Visitors to the Metropolitan may initially be surprised to find that none of the paintings of Marthe, Bonnard's wife, in her bathroom have been included. In those supremely strange canvases, Bonnard invented what amounts to an entirely new variation on the theme of the naked goddess, a Venus in a white-tiled bathroom, the bathtub sometimes suggesting a sarcophagus. Many observers have come to regard them as the climax of Bonnard's career. While an interesting argument can be made for that idea, there is something equally attractive about the focus of this show, which is on Bonnard's miraculous transformations of ordinary objects. Although many of the canvases contain figures, in these works the women Bonnard liked to paint, often based on Marthe, tend to play a supporting role, and we are mostly engaged by the animation of the inanimate.
Here the starring roles go to baskets, dishes, fruits, flowers, chairs, tables, and windows. The figures, often at the periphery, suggest puppeteers who are arranging the comestibles on the stage that is the dining room table. Going through the exhibition--which is a manageable size, with some fifty paintings and a generous selection of works on paper in pencil, gouache, and watercolor--I kept thinking of something that Balthus said he learned from Bonnard, namely that you could make a painting out of anything, even something as ordinary as a radiator. This show, which includes some remarkable studies of radiators, is about Bonnard's ability to make the commonplace ecstatic.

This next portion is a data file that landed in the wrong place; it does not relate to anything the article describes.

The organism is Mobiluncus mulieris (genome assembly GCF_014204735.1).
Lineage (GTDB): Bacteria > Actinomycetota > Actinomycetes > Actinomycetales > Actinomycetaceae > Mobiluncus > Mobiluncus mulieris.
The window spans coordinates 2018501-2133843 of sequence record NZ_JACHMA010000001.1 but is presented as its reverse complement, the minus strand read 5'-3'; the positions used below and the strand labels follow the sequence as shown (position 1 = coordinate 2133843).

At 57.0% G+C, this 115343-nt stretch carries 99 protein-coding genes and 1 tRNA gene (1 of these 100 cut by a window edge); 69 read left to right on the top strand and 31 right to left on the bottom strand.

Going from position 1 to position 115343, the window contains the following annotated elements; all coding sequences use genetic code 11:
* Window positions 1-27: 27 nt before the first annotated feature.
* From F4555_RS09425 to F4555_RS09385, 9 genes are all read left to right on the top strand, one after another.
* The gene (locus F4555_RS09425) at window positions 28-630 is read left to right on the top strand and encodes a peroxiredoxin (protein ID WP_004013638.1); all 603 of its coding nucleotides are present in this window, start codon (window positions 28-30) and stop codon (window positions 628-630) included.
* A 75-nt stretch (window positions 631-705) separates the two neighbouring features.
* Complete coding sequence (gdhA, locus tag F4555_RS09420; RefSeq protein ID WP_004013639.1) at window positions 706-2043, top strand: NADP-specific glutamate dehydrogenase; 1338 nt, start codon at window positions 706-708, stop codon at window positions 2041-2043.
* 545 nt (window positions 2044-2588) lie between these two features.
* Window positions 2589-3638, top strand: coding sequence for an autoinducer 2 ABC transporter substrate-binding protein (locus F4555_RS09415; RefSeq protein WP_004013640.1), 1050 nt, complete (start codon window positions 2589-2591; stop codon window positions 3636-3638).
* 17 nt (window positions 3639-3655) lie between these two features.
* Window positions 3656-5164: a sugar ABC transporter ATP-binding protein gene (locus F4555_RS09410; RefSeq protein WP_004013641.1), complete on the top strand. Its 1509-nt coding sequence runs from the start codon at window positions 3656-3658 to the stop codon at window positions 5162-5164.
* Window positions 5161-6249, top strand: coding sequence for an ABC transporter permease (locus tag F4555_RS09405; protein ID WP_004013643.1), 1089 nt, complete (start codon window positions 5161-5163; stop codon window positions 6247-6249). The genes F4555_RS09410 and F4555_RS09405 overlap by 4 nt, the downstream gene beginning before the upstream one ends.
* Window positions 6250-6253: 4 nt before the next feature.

Bonnard is the most thoroughly idiosyncratic of all the great twentieth- century painters. What sustains him is not traditional ideas of pictorial structure and order, but rather some unique combination of visual taste, psychological insight, and poetic feeling. He also has a quality that might be characterized as perceptual wit--an instinct for what will work in a painting. Almost invariably he recognizes the precise point where his voluptuousness may be getting out of hand, where he needs to introduce an ironic note. Bonnard's wit has everything to do with the eccentric nature of his compositions. He finds it funny to sneak a figure into a corner, or have a cat staring out at the viewer. His metaphoric caprices have a comic edge, as when he turns a figure into a pattern in the wallpaper. And when he imagines a basket of fruit as a heap of emeralds and rubies and diamonds, he does so with the panache of a magician pulling a rabbit out of a hat.